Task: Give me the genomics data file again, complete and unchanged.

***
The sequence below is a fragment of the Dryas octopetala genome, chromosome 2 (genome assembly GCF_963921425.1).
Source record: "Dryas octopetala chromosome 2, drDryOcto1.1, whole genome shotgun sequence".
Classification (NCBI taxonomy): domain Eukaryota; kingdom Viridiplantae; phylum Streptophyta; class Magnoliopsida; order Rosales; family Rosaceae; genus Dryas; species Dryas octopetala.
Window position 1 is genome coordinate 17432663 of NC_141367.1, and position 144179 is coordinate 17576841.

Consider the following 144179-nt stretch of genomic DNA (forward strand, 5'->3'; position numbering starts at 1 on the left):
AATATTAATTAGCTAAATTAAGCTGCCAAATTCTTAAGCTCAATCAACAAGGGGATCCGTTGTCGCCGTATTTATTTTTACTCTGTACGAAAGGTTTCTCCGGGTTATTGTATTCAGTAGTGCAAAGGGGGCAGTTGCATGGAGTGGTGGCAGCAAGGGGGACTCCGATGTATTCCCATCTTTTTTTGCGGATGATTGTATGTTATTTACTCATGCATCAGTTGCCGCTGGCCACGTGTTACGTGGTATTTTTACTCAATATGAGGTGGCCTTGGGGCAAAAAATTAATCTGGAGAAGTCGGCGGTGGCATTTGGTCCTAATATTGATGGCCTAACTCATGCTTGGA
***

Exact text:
The sequence below is a fragment of the Dryas octopetala genome, chromosome 2 (genome assembly GCF_963921425.1).
Source record: "Dryas octopetala chromosome 2, drDryOcto1.1, whole genome shotgun sequence".
Classification (NCBI taxonomy): domain Eukaryota; kingdom Viridiplantae; phylum Streptophyta; class Magnoliopsida; order Rosales; family Rosaceae; genus Dryas; species Dryas octopetala.
Window position 1 is genome coordinate 17432663 of NC_141367.1, and position 144179 is coordinate 17576841.

Consider the following 144179-nt stretch of genomic DNA (forward strand, 5'->3'; position numbering starts at 1 on the left):
AATATTAATTAGCTAAATTAAGCTGCCAAATTCTTAAGCTCAATCAACAAGGGGATCCGTTGTCGCCGTATTTATTTTTACTCTGTACGAAAGGTTTCTCCGGGTTATTGTATTCAGTAGTGCAAAGGGGGCAGTTGCATGGAGTGGTGGCAGCAAGGGGGACTCCGATGTATTCCCATCTTTTTTTGCGGATGATTGTATGTTATTTACTCATGCATCAGTTGCCGCTGGCCACGTGTTACGTGGTATTTTTACTCAATATGAGGTGGCCTTGGGGCAAAAAATTAATCTGGAGAAGTCGGCGGTGGCATTTGGTCCTAATATTGATGGCCTAACTCATGCTTGGA